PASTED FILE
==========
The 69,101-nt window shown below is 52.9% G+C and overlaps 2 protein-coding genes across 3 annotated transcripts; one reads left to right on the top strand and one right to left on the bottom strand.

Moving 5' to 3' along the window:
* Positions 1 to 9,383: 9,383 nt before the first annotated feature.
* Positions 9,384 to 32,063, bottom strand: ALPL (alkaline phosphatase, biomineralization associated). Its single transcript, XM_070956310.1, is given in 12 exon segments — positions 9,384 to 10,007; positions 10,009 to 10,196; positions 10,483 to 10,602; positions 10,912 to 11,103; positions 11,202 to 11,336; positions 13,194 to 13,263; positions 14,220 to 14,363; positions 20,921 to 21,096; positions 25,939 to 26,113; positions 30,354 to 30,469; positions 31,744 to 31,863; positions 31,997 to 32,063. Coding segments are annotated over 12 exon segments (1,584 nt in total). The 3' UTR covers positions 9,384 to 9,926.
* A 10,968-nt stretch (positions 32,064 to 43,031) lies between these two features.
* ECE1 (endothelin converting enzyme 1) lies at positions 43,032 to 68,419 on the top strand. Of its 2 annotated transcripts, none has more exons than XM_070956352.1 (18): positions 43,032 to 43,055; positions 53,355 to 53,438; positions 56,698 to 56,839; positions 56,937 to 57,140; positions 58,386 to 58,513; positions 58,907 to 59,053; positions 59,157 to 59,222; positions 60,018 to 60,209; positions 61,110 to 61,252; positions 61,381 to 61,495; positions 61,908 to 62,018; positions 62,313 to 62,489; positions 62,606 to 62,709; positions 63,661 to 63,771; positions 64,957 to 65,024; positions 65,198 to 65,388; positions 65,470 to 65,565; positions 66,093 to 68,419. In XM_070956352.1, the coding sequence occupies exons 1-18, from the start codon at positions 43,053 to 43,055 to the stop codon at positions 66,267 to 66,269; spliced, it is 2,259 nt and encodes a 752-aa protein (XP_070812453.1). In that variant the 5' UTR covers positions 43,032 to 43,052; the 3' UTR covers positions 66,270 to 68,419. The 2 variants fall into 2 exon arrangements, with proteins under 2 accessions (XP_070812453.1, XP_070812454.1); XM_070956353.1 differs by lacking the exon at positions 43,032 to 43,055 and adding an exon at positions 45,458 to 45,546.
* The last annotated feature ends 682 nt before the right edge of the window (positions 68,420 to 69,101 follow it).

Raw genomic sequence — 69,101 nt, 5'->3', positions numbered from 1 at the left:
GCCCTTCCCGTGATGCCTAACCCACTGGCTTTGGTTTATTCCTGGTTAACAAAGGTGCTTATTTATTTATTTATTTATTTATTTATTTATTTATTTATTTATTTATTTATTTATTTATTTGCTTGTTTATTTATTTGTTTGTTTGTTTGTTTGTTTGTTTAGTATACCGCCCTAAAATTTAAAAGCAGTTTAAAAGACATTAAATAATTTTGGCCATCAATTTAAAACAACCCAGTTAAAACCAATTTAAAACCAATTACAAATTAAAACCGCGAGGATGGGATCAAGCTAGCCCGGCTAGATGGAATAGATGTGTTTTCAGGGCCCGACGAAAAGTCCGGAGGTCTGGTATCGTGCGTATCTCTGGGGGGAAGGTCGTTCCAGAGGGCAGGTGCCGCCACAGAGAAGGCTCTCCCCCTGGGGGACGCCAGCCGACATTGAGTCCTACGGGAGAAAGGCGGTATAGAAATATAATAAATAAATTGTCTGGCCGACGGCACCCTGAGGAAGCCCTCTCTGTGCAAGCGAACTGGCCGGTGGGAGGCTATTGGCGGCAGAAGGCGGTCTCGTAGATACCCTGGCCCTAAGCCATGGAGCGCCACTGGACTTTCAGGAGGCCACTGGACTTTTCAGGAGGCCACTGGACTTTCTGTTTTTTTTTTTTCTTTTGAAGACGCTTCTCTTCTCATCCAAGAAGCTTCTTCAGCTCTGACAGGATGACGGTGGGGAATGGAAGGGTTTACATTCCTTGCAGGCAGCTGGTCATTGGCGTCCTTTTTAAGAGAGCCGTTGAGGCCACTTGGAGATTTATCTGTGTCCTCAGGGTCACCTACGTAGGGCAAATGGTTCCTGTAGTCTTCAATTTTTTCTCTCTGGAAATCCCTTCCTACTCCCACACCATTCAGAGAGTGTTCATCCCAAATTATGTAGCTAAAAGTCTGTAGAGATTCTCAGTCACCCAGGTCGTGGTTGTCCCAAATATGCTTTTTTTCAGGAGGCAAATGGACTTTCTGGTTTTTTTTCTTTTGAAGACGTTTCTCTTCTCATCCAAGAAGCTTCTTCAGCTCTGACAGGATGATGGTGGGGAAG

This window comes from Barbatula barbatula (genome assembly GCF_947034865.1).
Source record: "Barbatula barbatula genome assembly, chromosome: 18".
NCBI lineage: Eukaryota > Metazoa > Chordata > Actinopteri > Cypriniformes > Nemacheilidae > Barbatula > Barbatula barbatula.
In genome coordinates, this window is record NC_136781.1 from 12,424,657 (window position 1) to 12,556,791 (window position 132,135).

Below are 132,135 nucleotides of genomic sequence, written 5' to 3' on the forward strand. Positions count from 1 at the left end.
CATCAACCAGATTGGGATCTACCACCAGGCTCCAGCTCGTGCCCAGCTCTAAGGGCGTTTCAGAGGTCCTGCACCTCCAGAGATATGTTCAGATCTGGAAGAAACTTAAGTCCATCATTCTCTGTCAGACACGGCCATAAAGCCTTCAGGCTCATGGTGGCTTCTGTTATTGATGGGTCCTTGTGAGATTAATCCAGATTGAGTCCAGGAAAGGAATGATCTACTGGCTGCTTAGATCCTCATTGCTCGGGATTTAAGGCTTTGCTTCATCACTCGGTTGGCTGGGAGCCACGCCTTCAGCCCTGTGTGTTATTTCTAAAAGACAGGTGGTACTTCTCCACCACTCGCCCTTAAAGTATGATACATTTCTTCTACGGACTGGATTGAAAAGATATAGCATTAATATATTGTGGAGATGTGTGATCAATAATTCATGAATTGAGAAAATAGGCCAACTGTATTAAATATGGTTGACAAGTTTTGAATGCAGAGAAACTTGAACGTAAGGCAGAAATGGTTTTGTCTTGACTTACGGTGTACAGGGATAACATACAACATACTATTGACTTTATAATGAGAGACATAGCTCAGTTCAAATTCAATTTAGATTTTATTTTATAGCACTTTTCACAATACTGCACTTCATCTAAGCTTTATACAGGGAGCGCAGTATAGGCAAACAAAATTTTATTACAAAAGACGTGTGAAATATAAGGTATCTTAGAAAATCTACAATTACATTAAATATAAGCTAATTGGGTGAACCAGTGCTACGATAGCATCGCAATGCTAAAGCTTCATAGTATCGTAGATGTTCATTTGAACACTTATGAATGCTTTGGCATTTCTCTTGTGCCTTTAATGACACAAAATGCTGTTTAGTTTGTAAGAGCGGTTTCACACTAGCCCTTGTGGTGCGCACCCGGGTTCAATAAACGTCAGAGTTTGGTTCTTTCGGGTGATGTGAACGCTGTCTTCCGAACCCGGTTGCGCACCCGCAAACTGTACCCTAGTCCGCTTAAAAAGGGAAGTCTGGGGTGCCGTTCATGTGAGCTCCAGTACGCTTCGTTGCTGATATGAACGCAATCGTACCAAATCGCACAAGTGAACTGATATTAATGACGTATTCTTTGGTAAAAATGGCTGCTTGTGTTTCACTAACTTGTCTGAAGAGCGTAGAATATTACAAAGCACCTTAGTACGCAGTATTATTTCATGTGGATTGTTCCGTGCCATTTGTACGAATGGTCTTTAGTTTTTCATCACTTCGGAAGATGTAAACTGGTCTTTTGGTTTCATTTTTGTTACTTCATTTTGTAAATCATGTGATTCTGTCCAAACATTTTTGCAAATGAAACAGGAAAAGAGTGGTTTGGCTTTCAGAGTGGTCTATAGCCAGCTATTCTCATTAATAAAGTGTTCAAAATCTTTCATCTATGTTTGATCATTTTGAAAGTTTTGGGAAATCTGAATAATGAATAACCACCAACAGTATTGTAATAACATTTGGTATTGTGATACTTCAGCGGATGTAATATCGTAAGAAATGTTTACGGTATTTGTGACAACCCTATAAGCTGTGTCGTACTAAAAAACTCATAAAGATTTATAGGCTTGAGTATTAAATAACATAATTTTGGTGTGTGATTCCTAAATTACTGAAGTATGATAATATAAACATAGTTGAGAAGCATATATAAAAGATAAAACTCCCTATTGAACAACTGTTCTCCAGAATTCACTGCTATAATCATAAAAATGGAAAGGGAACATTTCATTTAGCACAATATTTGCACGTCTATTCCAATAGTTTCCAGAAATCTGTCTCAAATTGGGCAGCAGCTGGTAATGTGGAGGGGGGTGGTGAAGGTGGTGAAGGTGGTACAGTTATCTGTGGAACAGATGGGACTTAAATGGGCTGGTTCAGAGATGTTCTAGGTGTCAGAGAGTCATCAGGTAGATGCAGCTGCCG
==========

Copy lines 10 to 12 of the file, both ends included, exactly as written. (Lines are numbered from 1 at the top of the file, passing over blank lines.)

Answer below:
This window comes from Barbatula barbatula (genome assembly GCF_947034865.1).
Source record: "Barbatula barbatula genome assembly, chromosome: 18".
NCBI lineage: Eukaryota > Metazoa > Chordata > Actinopteri > Cypriniformes > Nemacheilidae > Barbatula > Barbatula barbatula.